When a pet is aging or infirm, find things to do that bring you both joy.

It’s disheartening to watch a formerly active pet grow frail. But even as you bemoan the fact that you can’t do certain things with your pet anymore, you can find other ways to spend time together.

dog in car

If you and your dog enjoyed taking hikes together but he now struggles to walk, take him for a drive in the car or relax under a tree together.

If your cat can no longer jump to her favorite sunny spot by the window, create a ramp covered with carpet, or box steps that will provide firm footing.

Other ways to prepare for pet loss:

Making difficult end-of-life decisions

Some pet parents face not only preparing for the loss of their beloved pet, but also making the decision as to when that time has come. In these cases, they may experience feelings of guilt, embarrassment, and even depression. Not everyone will understand their grief, which makes it harder to work through the grieving process.

One pet parent adopted a senior cat when the cat’s senior humans passed away. The cat had health problems. As her health got worse, it was draining on the cat and on her human. Loss was inevitable, and not any easier, even with extended time to emotionally prepare for it.

Pet parents often struggle with knowing when the time has come to let a pet go.

One couple, who adopted a pregnant stray cat, decided to keep one of her kittens. When the kitten was 8 weeks old, she scampered under their car as they were backing out of their garage. They immediately brought the kitten to an emergency veterinary clinic, but her injuries were too severe, and the vet had to euthanize her. The difficult decision was guided by trusted medical advice.

Another family had an equally tough decision to make. All weekend their retriever, Sam, had given them those puppy-dog-eyes. “Please help me.” Every movement he made revealed his pain.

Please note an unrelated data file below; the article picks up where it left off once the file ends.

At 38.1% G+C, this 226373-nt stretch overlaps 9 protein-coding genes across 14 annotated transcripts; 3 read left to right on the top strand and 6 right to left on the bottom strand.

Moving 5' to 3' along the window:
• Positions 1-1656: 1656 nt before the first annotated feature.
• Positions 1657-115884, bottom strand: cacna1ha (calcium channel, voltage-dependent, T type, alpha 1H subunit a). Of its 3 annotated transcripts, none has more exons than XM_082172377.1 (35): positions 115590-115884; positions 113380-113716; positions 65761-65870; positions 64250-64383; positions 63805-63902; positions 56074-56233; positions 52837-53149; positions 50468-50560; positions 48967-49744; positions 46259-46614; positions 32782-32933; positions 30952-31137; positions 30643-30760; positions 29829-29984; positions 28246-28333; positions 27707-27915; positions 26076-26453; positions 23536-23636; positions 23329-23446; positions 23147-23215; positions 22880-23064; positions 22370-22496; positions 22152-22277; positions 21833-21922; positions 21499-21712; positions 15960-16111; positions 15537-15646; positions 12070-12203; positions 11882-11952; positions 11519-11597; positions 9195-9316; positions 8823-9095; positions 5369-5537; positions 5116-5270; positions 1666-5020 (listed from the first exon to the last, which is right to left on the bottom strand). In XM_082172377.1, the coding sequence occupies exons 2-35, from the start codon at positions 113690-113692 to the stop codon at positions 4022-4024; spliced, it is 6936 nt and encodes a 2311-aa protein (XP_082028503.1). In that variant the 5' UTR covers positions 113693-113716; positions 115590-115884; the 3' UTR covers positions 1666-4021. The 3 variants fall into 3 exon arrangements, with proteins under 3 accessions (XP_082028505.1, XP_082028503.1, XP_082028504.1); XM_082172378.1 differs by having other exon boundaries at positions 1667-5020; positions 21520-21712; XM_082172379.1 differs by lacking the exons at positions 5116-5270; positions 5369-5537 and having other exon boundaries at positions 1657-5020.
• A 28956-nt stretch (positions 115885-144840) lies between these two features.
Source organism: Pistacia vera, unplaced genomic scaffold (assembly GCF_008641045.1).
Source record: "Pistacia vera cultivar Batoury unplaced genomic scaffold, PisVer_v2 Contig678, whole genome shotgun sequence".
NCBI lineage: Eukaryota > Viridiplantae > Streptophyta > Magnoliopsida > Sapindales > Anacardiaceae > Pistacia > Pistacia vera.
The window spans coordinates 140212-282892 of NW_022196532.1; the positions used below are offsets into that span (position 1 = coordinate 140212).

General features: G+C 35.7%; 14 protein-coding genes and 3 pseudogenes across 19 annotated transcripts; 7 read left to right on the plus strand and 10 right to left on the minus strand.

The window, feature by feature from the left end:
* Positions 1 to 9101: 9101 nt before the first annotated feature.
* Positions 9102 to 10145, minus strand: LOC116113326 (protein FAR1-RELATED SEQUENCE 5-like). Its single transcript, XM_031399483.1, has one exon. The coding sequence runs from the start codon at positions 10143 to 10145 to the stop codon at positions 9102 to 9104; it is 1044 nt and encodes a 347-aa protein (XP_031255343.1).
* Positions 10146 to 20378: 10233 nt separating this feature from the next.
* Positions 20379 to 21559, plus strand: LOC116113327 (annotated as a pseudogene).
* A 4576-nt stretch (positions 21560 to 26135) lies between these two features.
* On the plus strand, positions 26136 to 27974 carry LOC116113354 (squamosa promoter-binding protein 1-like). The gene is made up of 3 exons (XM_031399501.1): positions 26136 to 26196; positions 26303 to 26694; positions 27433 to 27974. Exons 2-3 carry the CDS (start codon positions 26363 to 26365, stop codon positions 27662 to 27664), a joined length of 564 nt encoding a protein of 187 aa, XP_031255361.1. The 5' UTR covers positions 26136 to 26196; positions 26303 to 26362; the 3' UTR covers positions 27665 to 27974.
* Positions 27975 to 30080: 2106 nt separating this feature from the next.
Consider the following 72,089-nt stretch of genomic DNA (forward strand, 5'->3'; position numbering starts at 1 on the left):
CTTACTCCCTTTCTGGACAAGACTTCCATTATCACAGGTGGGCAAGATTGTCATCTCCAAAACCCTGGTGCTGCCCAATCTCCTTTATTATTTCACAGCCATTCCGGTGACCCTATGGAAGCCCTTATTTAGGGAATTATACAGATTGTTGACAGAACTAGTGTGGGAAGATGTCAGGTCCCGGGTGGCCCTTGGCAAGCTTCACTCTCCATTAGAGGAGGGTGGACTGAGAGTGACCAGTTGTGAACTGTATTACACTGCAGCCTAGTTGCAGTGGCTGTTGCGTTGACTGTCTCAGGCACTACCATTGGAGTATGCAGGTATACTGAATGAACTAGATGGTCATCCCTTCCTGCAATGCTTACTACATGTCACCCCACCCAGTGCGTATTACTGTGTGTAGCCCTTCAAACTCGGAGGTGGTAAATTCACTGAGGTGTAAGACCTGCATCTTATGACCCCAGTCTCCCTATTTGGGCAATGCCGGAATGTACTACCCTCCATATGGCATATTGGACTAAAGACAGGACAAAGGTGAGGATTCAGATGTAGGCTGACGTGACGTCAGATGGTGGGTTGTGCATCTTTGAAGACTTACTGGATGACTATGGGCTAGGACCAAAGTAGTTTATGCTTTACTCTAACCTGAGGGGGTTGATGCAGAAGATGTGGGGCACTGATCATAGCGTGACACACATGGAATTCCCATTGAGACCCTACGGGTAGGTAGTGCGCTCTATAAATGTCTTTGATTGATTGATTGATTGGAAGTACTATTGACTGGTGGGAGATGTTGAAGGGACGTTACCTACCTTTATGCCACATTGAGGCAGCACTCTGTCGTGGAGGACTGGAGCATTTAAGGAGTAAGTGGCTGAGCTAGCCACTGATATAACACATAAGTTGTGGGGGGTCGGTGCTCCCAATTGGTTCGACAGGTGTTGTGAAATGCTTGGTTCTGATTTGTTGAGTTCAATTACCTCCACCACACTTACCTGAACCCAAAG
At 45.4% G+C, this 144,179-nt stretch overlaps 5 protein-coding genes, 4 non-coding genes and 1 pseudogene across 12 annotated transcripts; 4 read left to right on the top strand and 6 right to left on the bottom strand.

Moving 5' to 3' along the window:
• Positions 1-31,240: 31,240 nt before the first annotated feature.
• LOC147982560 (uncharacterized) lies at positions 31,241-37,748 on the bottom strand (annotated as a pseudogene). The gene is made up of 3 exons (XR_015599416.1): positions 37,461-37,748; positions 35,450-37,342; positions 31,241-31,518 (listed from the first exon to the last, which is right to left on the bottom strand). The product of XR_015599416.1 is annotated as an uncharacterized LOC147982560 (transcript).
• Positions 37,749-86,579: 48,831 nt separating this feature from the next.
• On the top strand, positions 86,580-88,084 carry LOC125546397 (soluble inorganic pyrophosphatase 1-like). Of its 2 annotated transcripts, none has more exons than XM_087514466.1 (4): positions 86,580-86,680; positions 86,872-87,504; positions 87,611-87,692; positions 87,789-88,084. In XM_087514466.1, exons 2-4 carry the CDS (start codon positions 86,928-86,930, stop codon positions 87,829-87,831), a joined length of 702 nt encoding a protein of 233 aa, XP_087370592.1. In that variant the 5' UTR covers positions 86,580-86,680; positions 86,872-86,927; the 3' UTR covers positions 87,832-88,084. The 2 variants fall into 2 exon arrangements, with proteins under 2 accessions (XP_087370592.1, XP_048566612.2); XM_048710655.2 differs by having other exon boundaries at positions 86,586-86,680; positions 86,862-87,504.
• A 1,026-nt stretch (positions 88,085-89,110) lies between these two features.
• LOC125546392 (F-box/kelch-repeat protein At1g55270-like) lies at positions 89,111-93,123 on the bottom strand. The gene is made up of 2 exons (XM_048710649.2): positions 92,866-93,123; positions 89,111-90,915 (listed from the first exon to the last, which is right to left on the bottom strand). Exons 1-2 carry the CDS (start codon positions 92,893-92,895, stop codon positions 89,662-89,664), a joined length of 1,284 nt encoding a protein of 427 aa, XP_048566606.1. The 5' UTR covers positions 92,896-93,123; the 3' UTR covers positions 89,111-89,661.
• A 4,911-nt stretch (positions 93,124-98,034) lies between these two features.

After Sam’s initial knee injury, his family had consulted with their veterinarian. A splint and time, and they hoped to avoid costly surgery, but those measures weren’t enough.

As his pain increased and mobility decreased, the pet parents faced a difficult decision. They couldn’t afford the surgery. And they cared too much for Sam to allow him to continue to suffer. As Sam had stood by his pet parents in a time of health crisis, in turn his pet parents decided to do the humane thing and relieve Sam of his pain.

Knowing when it’s time to say goodbye

Our pets may not always be able to communicate when it’s time to go, as Sam did with his humans. The process of determining when a pet is “too sick” or “too injured” may leave pet parents with feelings of guilt or failure.

Throughout our pet’s life, it’s important to closely observe them and to be alert for signs of illness, injury, or suffering that may lead to an end-of-life decision.

Key indicators may include:

  • pain that cannot be managed by medication
  • inability to eat on their own
  • inability to use their indoor or outdoor bathroom space
  • lack of interaction with loved ones
  • lack of enjoyment and ability to participate in favorite activities
  • overall mood and quality of life

We want the best for our family and pets—in sickness and in health, in life and in death.

It’s not always possible to emotionally prepare for pet loss before it happens. The only way to ready yourself is to honor the time you have with your pet while you have it.

When the time comes to part, use that time to express sadness that is authentic. Time well used is the best way to honor your friendship with your pet.

Coming next week:

Helping Family Members Grieve the Death of a Pet

5 Steps to Introducing a New Kitten to Your Resident Cat

“My cat wants a kitten to play with!”

Well… maybe.

5 Steps to Introducing a New Kitten to Your Resident Cat | AtlanticVetSeattle.com

While your resident cat may be laid back and good-natured, all cats are territorial. Adding a tiny, frisky fluffball may trigger panic, jealousy, moodiness, aggression, and other negative behaviors in your resident cat.

To lessen the stress on everyone, follow these 5 steps:

Step 1: Prepare your resident cat before the kitten arrives